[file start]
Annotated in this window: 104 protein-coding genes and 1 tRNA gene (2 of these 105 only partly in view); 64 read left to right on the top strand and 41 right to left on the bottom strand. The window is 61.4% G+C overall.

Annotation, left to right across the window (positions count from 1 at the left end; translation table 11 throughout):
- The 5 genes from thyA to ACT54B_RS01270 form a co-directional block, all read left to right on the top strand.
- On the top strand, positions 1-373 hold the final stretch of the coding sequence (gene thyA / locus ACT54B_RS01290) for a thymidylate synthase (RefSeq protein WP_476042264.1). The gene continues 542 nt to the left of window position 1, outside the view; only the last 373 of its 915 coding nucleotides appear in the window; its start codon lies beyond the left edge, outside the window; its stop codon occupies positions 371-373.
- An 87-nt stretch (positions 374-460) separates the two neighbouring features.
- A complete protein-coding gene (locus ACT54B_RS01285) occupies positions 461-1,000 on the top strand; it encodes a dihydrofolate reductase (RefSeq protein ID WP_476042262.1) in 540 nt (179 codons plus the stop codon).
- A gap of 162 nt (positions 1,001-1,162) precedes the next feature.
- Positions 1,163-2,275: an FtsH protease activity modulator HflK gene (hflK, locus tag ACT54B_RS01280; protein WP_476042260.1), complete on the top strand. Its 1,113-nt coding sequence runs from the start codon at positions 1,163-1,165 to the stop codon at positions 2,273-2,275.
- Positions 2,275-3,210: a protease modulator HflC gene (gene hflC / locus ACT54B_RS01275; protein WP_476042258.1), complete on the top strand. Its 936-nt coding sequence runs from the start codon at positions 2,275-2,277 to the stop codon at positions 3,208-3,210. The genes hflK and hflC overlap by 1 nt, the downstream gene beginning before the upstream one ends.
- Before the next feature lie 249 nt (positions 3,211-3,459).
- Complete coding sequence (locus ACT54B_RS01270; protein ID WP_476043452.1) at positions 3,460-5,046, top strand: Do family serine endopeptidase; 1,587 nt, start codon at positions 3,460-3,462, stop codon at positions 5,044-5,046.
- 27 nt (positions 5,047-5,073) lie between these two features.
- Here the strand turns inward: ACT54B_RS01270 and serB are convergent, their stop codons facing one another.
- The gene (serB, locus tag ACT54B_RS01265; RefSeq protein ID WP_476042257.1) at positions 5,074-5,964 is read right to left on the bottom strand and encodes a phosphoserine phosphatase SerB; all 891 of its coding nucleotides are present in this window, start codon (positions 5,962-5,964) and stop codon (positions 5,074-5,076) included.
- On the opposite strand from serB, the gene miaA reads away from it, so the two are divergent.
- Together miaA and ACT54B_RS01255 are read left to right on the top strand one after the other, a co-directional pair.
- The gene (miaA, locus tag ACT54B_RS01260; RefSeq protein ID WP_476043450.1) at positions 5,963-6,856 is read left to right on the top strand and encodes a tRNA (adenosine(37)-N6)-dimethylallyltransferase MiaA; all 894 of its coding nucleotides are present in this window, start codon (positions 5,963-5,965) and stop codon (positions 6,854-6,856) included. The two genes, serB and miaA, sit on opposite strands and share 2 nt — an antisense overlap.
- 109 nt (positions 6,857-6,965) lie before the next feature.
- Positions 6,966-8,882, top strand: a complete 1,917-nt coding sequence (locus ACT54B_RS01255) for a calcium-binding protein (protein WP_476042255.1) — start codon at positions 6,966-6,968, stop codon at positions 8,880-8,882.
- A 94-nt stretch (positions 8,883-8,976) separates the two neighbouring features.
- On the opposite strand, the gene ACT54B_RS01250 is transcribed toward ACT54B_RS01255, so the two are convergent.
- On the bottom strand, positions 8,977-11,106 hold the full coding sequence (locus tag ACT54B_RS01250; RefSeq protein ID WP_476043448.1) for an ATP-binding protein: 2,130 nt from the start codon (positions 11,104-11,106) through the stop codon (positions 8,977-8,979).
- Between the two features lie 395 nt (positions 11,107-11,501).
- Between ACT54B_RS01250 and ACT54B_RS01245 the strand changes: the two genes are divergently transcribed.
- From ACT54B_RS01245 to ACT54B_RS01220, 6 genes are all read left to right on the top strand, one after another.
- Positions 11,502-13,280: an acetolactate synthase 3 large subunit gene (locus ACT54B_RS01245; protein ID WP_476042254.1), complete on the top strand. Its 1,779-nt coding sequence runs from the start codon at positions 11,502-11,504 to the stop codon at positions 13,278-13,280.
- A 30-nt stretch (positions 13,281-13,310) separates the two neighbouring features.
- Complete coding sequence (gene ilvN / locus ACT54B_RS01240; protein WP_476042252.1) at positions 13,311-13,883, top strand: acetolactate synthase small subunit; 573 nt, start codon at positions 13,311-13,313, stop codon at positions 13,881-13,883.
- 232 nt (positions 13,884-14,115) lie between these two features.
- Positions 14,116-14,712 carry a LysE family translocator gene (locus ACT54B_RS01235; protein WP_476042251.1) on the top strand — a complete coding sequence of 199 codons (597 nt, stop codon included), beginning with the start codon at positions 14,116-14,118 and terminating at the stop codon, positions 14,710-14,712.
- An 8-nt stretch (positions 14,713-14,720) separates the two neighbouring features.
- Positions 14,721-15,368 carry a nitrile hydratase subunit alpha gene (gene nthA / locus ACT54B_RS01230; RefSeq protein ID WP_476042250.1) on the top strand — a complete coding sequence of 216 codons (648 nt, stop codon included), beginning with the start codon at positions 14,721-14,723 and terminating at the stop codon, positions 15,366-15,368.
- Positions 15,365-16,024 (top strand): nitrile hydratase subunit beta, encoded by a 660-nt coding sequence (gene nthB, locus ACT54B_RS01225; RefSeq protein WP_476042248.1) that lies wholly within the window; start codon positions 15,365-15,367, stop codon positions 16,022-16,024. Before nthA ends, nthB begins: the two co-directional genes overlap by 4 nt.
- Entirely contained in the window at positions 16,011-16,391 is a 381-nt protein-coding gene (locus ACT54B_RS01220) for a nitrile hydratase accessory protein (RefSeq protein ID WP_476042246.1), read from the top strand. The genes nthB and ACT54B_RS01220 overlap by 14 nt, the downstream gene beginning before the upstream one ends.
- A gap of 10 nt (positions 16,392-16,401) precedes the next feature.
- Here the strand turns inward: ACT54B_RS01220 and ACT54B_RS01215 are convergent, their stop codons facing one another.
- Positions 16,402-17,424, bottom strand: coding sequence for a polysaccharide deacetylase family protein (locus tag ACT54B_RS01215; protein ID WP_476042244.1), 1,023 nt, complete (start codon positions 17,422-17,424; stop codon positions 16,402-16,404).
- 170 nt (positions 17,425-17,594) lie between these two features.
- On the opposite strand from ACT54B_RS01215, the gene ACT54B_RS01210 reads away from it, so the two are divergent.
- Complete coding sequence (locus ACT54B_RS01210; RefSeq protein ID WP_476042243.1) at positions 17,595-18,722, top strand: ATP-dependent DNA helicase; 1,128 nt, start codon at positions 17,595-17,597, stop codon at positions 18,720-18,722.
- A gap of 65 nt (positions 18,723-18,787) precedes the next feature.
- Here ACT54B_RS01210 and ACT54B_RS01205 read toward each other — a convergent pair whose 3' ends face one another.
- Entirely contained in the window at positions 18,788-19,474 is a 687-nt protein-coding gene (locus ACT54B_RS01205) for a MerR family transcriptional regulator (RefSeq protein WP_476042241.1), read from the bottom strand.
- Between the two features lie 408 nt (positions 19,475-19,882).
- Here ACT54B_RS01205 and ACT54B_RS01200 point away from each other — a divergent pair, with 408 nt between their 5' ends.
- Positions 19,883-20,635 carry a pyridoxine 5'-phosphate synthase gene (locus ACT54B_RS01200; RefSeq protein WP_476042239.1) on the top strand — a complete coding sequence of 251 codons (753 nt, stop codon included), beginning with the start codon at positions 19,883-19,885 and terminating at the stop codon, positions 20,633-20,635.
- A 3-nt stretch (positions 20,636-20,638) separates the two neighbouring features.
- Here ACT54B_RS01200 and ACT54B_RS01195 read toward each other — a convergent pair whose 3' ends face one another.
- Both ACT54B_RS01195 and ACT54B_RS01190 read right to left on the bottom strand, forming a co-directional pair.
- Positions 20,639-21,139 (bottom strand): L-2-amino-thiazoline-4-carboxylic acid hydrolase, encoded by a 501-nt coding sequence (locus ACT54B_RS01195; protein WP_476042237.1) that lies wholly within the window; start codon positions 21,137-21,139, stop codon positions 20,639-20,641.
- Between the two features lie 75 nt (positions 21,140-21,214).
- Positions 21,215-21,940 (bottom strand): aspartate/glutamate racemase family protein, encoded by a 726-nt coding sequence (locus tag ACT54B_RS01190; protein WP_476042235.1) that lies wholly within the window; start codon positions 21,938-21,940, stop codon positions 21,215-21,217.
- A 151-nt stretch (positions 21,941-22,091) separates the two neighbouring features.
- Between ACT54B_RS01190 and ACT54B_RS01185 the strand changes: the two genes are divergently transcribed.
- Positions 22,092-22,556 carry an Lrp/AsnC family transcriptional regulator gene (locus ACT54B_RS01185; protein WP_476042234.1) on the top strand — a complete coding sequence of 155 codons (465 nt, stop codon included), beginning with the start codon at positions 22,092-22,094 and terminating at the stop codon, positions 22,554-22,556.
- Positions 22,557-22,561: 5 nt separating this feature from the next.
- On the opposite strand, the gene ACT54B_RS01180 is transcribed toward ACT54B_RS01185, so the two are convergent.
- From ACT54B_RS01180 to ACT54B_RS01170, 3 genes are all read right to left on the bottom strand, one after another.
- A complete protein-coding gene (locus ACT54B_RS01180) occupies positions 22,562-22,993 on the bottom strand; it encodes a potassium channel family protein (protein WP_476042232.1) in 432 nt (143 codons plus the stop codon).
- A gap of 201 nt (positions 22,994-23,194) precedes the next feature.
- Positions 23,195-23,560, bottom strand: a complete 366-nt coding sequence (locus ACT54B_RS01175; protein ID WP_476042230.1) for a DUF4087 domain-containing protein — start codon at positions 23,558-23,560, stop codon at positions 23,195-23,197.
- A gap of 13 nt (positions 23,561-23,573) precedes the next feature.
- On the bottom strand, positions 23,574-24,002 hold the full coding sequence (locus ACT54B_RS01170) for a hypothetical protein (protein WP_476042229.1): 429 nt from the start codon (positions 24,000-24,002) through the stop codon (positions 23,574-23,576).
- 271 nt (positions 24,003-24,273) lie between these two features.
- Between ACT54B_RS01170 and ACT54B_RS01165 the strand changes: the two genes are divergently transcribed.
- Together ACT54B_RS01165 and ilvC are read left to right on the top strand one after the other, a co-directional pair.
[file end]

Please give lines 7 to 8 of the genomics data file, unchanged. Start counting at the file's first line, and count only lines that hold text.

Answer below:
- A gap of 162 nt (positions 1,001-1,162) precedes the next feature.
- Positions 1,163-2,275: an FtsH protease activity modulator HflK gene (hflK, locus tag ACT54B_RS01280; protein WP_476042260.1), complete on the top strand. Its 1,113-nt coding sequence runs from the start codon at positions 1,163-1,165 to the stop codon at positions 2,273-2,275.